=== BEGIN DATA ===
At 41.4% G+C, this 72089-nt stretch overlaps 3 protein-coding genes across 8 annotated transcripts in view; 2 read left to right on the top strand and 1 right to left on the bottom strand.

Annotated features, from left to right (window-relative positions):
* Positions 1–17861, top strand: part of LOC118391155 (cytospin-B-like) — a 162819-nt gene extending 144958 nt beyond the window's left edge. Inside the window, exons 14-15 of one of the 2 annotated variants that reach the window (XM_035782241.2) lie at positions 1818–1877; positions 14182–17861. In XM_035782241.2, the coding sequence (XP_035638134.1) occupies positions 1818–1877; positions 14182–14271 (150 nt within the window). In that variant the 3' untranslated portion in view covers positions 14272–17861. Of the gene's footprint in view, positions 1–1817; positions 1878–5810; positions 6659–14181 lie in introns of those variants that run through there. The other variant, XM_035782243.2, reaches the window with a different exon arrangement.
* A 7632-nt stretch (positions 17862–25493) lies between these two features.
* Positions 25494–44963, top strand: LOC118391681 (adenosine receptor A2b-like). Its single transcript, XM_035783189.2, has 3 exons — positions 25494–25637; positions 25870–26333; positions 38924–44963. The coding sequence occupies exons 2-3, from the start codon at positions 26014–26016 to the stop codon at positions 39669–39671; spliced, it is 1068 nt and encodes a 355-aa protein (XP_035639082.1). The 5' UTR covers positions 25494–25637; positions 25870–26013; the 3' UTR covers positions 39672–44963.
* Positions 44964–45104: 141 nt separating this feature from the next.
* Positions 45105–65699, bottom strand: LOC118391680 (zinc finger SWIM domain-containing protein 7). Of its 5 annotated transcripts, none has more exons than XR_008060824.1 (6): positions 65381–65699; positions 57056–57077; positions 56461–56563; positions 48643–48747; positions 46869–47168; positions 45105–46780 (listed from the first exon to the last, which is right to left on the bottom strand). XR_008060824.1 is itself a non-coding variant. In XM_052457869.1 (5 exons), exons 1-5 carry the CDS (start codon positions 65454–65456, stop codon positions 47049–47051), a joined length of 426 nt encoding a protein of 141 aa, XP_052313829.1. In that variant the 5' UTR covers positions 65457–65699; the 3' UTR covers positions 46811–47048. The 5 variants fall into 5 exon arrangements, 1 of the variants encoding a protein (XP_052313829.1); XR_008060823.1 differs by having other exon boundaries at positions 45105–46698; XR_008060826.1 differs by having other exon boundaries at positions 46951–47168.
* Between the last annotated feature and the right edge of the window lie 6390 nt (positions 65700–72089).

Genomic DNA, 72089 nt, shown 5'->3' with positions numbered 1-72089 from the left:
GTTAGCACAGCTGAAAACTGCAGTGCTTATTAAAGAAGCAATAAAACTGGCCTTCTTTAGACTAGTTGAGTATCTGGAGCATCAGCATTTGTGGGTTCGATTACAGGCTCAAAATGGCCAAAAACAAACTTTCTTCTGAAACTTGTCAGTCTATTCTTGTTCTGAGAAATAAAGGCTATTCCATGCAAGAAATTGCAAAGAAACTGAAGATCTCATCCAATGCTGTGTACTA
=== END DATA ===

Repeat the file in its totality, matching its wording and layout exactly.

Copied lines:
At 41.4% G+C, this 72089-nt stretch overlaps 3 protein-coding genes across 8 annotated transcripts in view; 2 read left to right on the top strand and 1 right to left on the bottom strand.

Annotated features, from left to right (window-relative positions):
* Positions 1–17861, top strand: part of LOC118391155 (cytospin-B-like) — a 162819-nt gene extending 144958 nt beyond the window's left edge. Inside the window, exons 14-15 of one of the 2 annotated variants that reach the window (XM_035782241.2) lie at positions 1818–1877; positions 14182–17861. In XM_035782241.2, the coding sequence (XP_035638134.1) occupies positions 1818–1877; positions 14182–14271 (150 nt within the window). In that variant the 3' untranslated portion in view covers positions 14272–17861. Of the gene's footprint in view, positions 1–1817; positions 1878–5810; positions 6659–14181 lie in introns of those variants that run through there. The other variant, XM_035782243.2, reaches the window with a different exon arrangement.
* A 7632-nt stretch (positions 17862–25493) lies between these two features.
* Positions 25494–44963, top strand: LOC118391681 (adenosine receptor A2b-like). Its single transcript, XM_035783189.2, has 3 exons — positions 25494–25637; positions 25870–26333; positions 38924–44963. The coding sequence occupies exons 2-3, from the start codon at positions 26014–26016 to the stop codon at positions 39669–39671; spliced, it is 1068 nt and encodes a 355-aa protein (XP_035639082.1). The 5' UTR covers positions 25494–25637; positions 25870–26013; the 3' UTR covers positions 39672–44963.
* Positions 44964–45104: 141 nt separating this feature from the next.
* Positions 45105–65699, bottom strand: LOC118391680 (zinc finger SWIM domain-containing protein 7). Of its 5 annotated transcripts, none has more exons than XR_008060824.1 (6): positions 65381–65699; positions 57056–57077; positions 56461–56563; positions 48643–48747; positions 46869–47168; positions 45105–46780 (listed from the first exon to the last, which is right to left on the bottom strand). XR_008060824.1 is itself a non-coding variant. In XM_052457869.1 (5 exons), exons 1-5 carry the CDS (start codon positions 65454–65456, stop codon positions 47049–47051), a joined length of 426 nt encoding a protein of 141 aa, XP_052313829.1. In that variant the 5' UTR covers positions 65457–65699; the 3' UTR covers positions 46811–47048. The 5 variants fall into 5 exon arrangements, 1 of the variants encoding a protein (XP_052313829.1); XR_008060823.1 differs by having other exon boundaries at positions 45105–46698; XR_008060826.1 differs by having other exon boundaries at positions 46951–47168.
* Between the last annotated feature and the right edge of the window lie 6390 nt (positions 65700–72089).

Genomic DNA, 72089 nt, shown 5'->3' with positions numbered 1-72089 from the left:
GTTAGCACAGCTGAAAACTGCAGTGCTTATTAAAGAAGCAATAAAACTGGCCTTCTTTAGACTAGTTGAGTATCTGGAGCATCAGCATTTGTGGGTTCGATTACAGGCTCAAAATGGCCAAAAACAAACTTTCTTCTGAAACTTGTCAGTCTATTCTTGTTCTGAGAAATAAAGGCTATTCCATGCAAGAAATTGCAAAGAAACTGAAGATCTCATCCAATGCTGTGTACTA